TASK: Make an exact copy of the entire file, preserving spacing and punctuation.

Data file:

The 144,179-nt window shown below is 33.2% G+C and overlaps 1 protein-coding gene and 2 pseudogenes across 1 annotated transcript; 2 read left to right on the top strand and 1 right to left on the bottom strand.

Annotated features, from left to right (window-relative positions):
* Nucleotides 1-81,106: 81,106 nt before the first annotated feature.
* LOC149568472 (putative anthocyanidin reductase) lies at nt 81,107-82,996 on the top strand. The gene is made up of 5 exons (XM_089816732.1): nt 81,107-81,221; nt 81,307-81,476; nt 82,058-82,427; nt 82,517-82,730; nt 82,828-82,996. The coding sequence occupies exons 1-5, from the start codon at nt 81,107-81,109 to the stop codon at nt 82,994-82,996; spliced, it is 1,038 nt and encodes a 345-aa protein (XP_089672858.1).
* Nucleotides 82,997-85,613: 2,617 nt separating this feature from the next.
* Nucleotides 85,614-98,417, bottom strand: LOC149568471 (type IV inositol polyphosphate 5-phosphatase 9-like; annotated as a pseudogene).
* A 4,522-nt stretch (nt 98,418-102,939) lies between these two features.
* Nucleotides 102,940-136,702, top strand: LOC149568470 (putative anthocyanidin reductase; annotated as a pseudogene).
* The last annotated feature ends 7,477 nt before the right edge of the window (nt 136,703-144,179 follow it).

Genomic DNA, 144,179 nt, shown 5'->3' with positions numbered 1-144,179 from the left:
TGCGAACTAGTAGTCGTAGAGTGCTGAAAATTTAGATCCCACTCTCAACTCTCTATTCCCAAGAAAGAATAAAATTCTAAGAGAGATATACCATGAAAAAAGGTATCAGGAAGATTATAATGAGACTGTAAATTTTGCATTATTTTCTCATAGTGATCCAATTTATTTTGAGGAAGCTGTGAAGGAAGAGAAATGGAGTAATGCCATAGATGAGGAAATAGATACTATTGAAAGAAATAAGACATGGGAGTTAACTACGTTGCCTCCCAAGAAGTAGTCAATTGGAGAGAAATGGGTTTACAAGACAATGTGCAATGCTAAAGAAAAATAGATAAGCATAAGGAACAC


The 144,179-nt window shown below is 33.2% G+C and overlaps 1 protein-coding gene and 2 pseudogenes across 1 annotated transcript; 2 read left to right on the top strand and 1 right to left on the bottom strand.

Annotated features, from left to right (window-relative positions):
* Nucleotides 1-81,106: 81,106 nt before the first annotated feature.
* LOC149568472 (putative anthocyanidin reductase) lies at nt 81,107-82,996 on the top strand. The gene is made up of 5 exons (XM_089816732.1): nt 81,107-81,221; nt 81,307-81,476; nt 82,058-82,427; nt 82,517-82,730; nt 82,828-82,996. The coding sequence occupies exons 1-5, from the start codon at nt 81,107-81,109 to the stop codon at nt 82,994-82,996; spliced, it is 1,038 nt and encodes a 345-aa protein (XP_089672858.1).
* Nucleotides 82,997-85,613: 2,617 nt separating this feature from the next.
* Nucleotides 85,614-98,417, bottom strand: LOC149568471 (type IV inositol polyphosphate 5-phosphatase 9-like; annotated as a pseudogene).
* A 4,522-nt stretch (nt 98,418-102,939) lies between these two features.
* Nucleotides 102,940-136,702, top strand: LOC149568470 (putative anthocyanidin reductase; annotated as a pseudogene).
* The last annotated feature ends 7,477 nt before the right edge of the window (nt 136,703-144,179 follow it).

Genomic DNA, 144,179 nt, shown 5'->3' with positions numbered 1-144,179 from the left:
TGCGAACTAGTAGTCGTAGAGTGCTGAAAATTTAGATCCCACTCTCAACTCTCTATTCCCAAGAAAGAATAAAATTCTAAGAGAGATATACCATGAAAAAAGGTATCAGGAAGATTATAATGAGACTGTAAATTTTGCATTATTTTCTCATAGTGATCCAATTTATTTTGAGGAAGCTGTGAAGGAAGAGAAATGGAGTAATGCCATAGATGAGGAAATAGATACTATTGAAAGAAATAAGACATGGGAGTTAACTACGTTGCCTCCCAAGAAGTAGTCAATTGGAGAGAAATGGGTTTACAAGACAATGTGCAATGCTAAAGAAAAATAGATAAGCATAAGGAACAC